Toronto — Trial and Error: Lamport Stadium and Beyond

Anonymous submission to North Shore

Most people are aware by now that Toronto police and city workers cleared an encampment in Lamport stadium in late July. This report back will not be summarizing the events of that day, or providing much insight into the specific structures involved with eviction, as much of that has already been written. The goal is to hopefully prompt discussion about changes that we are seeing, and to encourage more imagination, exploration and sharing!

Prior to the eviction of Trinity Bellwoods Park in June, community members succeeded in preventing an earlier eviction attempt at Lamport Stadium in May through what had become the conventional response at the time: a mix of chanting, linking arms in front of structures, and refusing to leave when asked by officers/city staff. Several people were arrested,including a resident of the encampment, and a “tiny shelter” was destroyed. The following 3 encampment clearings (Bellwoods, Alexandra Park, and Lamport stadium, chronologically) were where we started to see the new tactic of overwhelming numbers of police and private security enclosing the encampment with a fence before forcing people out.

There is already much discussion in certain circles as to whether or not the events at Lamport stadium (most notably the attempted barricade and near-simultaneous break through the fence) made sense from a tactical standpoint, or how to negotiate security v.s. consent on the ground, etc etc. I think those discussions are worth having, but what I feel is missing from conversation is the fact that previous resistance to the police tactic of fencing people in and dragging them out has been pretty ineffective. Once people are entirely enclosed, the fight is basically over. At least, until Lamport, when people tried something new. We need to seize on this impulse and begin experimenting with new forms of resistance that put us in the advantageous position.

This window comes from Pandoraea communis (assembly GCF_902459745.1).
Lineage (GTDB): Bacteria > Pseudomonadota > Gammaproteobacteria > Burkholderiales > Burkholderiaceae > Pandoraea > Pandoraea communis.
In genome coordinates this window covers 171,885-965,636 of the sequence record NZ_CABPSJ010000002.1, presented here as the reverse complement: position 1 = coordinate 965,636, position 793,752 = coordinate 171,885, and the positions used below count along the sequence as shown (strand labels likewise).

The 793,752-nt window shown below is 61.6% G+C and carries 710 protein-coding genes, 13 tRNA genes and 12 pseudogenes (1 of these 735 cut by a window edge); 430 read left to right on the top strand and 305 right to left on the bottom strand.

The July Lamport Stadium eviction defense was a failure. It would be foolish to view it as anything else, due to the fact that all of the residents were evicted. However, many interesting things happened. Here is  short and incomplete list:

  • People self organized supply deliveries, despite the fact that police were actively attempting to prevent them. This often looked like people waiting for opportune moments to throw a bag of items to their friends, or sneaky hand-offs through the fence.
  • Some brave and kind soul(s) cleaned up what had to be one of the worst porta-potties I have ever seen, allowing people to freely use the washroom during a 9 hour long period of captivity.
  • A tactic was introduced where everyone present would loudly repeat anything that seemed like an incriminating instruction to protect anyone from being identified as a leader (EG.”Grab a pallet, make a line”)
  • People who had been around pepper spray in the past self-organized demonstrations on eyewash and provided people with water as police were forming up to move in
  • people had drinks and a barbecue
  • someone made a really good playlist to keep people in good spirits through the day